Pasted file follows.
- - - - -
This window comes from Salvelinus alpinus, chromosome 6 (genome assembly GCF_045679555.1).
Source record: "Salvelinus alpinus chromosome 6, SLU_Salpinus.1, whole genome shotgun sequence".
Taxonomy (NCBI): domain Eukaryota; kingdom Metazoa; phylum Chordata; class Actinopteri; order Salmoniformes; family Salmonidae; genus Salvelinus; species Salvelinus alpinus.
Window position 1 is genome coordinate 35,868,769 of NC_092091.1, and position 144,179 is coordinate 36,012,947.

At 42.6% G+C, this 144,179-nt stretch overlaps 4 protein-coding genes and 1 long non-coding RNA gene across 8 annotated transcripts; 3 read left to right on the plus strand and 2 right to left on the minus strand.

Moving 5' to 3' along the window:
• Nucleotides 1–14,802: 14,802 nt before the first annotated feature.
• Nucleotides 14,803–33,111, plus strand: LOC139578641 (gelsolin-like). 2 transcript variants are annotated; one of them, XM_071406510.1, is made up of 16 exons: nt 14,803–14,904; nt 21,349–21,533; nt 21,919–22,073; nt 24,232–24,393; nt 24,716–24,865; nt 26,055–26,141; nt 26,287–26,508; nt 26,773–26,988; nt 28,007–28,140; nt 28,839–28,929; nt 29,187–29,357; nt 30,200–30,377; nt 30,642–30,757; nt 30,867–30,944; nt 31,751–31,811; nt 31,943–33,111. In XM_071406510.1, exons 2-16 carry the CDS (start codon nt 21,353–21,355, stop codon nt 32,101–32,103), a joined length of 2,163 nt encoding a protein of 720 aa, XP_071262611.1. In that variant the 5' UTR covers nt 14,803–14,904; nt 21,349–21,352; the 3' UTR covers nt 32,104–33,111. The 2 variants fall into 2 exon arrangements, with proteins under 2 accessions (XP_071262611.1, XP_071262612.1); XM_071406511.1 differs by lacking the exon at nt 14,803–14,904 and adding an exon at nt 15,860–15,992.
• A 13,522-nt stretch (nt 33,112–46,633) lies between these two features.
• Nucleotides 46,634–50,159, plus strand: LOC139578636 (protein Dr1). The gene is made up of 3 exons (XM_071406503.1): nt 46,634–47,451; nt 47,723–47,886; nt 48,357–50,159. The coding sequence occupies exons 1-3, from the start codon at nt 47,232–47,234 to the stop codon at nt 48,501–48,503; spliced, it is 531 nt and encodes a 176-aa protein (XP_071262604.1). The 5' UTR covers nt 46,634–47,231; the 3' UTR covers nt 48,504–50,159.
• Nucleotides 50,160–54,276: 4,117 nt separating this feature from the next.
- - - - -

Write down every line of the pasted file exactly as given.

This window comes from Salvelinus alpinus, chromosome 6 (genome assembly GCF_045679555.1).
Source record: "Salvelinus alpinus chromosome 6, SLU_Salpinus.1, whole genome shotgun sequence".
Taxonomy (NCBI): domain Eukaryota; kingdom Metazoa; phylum Chordata; class Actinopteri; order Salmoniformes; family Salmonidae; genus Salvelinus; species Salvelinus alpinus.
Window position 1 is genome coordinate 35,868,769 of NC_092091.1, and position 144,179 is coordinate 36,012,947.

At 42.6% G+C, this 144,179-nt stretch overlaps 4 protein-coding genes and 1 long non-coding RNA gene across 8 annotated transcripts; 3 read left to right on the plus strand and 2 right to left on the minus strand.

Moving 5' to 3' along the window:
• Nucleotides 1–14,802: 14,802 nt before the first annotated feature.
• Nucleotides 14,803–33,111, plus strand: LOC139578641 (gelsolin-like). 2 transcript variants are annotated; one of them, XM_071406510.1, is made up of 16 exons: nt 14,803–14,904; nt 21,349–21,533; nt 21,919–22,073; nt 24,232–24,393; nt 24,716–24,865; nt 26,055–26,141; nt 26,287–26,508; nt 26,773–26,988; nt 28,007–28,140; nt 28,839–28,929; nt 29,187–29,357; nt 30,200–30,377; nt 30,642–30,757; nt 30,867–30,944; nt 31,751–31,811; nt 31,943–33,111. In XM_071406510.1, exons 2-16 carry the CDS (start codon nt 21,353–21,355, stop codon nt 32,101–32,103), a joined length of 2,163 nt encoding a protein of 720 aa, XP_071262611.1. In that variant the 5' UTR covers nt 14,803–14,904; nt 21,349–21,352; the 3' UTR covers nt 32,104–33,111. The 2 variants fall into 2 exon arrangements, with proteins under 2 accessions (XP_071262611.1, XP_071262612.1); XM_071406511.1 differs by lacking the exon at nt 14,803–14,904 and adding an exon at nt 15,860–15,992.
• A 13,522-nt stretch (nt 33,112–46,633) lies between these two features.
• Nucleotides 46,634–50,159, plus strand: LOC139578636 (protein Dr1). The gene is made up of 3 exons (XM_071406503.1): nt 46,634–47,451; nt 47,723–47,886; nt 48,357–50,159. The coding sequence occupies exons 1-3, from the start codon at nt 47,232–47,234 to the stop codon at nt 48,501–48,503; spliced, it is 531 nt and encodes a 176-aa protein (XP_071262604.1). The 5' UTR covers nt 46,634–47,231; the 3' UTR covers nt 48,504–50,159.
• Nucleotides 50,160–54,276: 4,117 nt separating this feature from the next.